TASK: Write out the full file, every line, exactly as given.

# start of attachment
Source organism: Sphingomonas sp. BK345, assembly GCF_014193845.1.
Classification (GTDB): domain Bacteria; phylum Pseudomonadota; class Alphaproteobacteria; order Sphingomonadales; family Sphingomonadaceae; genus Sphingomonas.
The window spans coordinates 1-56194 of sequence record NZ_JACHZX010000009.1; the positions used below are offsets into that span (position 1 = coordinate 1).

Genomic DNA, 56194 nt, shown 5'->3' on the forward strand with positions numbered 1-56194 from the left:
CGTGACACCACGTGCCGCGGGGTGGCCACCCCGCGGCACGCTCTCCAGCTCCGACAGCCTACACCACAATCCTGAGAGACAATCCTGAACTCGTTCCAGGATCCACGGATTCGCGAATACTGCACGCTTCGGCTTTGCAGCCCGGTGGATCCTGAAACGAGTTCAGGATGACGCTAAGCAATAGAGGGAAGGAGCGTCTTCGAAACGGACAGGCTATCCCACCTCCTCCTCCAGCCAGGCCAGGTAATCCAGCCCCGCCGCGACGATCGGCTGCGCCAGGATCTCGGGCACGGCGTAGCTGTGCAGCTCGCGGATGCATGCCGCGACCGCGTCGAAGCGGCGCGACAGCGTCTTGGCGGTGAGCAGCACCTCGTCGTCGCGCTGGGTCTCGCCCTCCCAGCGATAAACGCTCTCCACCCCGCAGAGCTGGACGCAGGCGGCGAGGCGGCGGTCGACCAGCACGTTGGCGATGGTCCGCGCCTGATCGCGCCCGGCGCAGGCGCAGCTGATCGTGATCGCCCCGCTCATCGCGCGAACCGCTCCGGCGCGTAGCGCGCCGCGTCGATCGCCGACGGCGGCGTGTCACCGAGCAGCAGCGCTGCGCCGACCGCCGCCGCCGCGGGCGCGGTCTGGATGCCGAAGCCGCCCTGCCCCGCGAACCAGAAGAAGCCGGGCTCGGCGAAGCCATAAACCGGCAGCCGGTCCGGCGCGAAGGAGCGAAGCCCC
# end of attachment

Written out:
Source organism: Sphingomonas sp. BK345, assembly GCF_014193845.1.
Classification (GTDB): domain Bacteria; phylum Pseudomonadota; class Alphaproteobacteria; order Sphingomonadales; family Sphingomonadaceae; genus Sphingomonas.
The window spans coordinates 1-56194 of sequence record NZ_JACHZX010000009.1; the positions used below are offsets into that span (position 1 = coordinate 1).

Genomic DNA, 56194 nt, shown 5'->3' on the forward strand with positions numbered 1-56194 from the left:
CGTGACACCACGTGCCGCGGGGTGGCCACCCCGCGGCACGCTCTCCAGCTCCGACAGCCTACACCACAATCCTGAGAGACAATCCTGAACTCGTTCCAGGATCCACGGATTCGCGAATACTGCACGCTTCGGCTTTGCAGCCCGGTGGATCCTGAAACGAGTTCAGGATGACGCTAAGCAATAGAGGGAAGGAGCGTCTTCGAAACGGACAGGCTATCCCACCTCCTCCTCCAGCCAGGCCAGGTAATCCAGCCCCGCCGCGACGATCGGCTGCGCCAGGATCTCGGGCACGGCGTAGCTGTGCAGCTCGCGGATGCATGCCGCGACCGCGTCGAAGCGGCGCGACAGCGTCTTGGCGGTGAGCAGCACCTCGTCGTCGCGCTGGGTCTCGCCCTCCCAGCGATAAACGCTCTCCACCCCGCAGAGCTGGACGCAGGCGGCGAGGCGGCGGTCGACCAGCACGTTGGCGATGGTCCGCGCCTGATCGCGCCCGGCGCAGGCGCAGCTGATCGTGATCGCCCCGCTCATCGCGCGAACCGCTCCGGCGCGTAGCGCGCCGCGTCGATCGCCGACGGCGGCGTGTCACCGAGCAGCAGCGCTGCGCCGACCGCCGCCGCCGCGGGCGCGGTCTGGATGCCGAAGCCGCCCTGCCCCGCGAACCAGAAGAAGCCGGGCTCGGCGAAGCCATAAACCGGCAGCCGGTCCGGCGCGAAGGAGCGAAGCCCC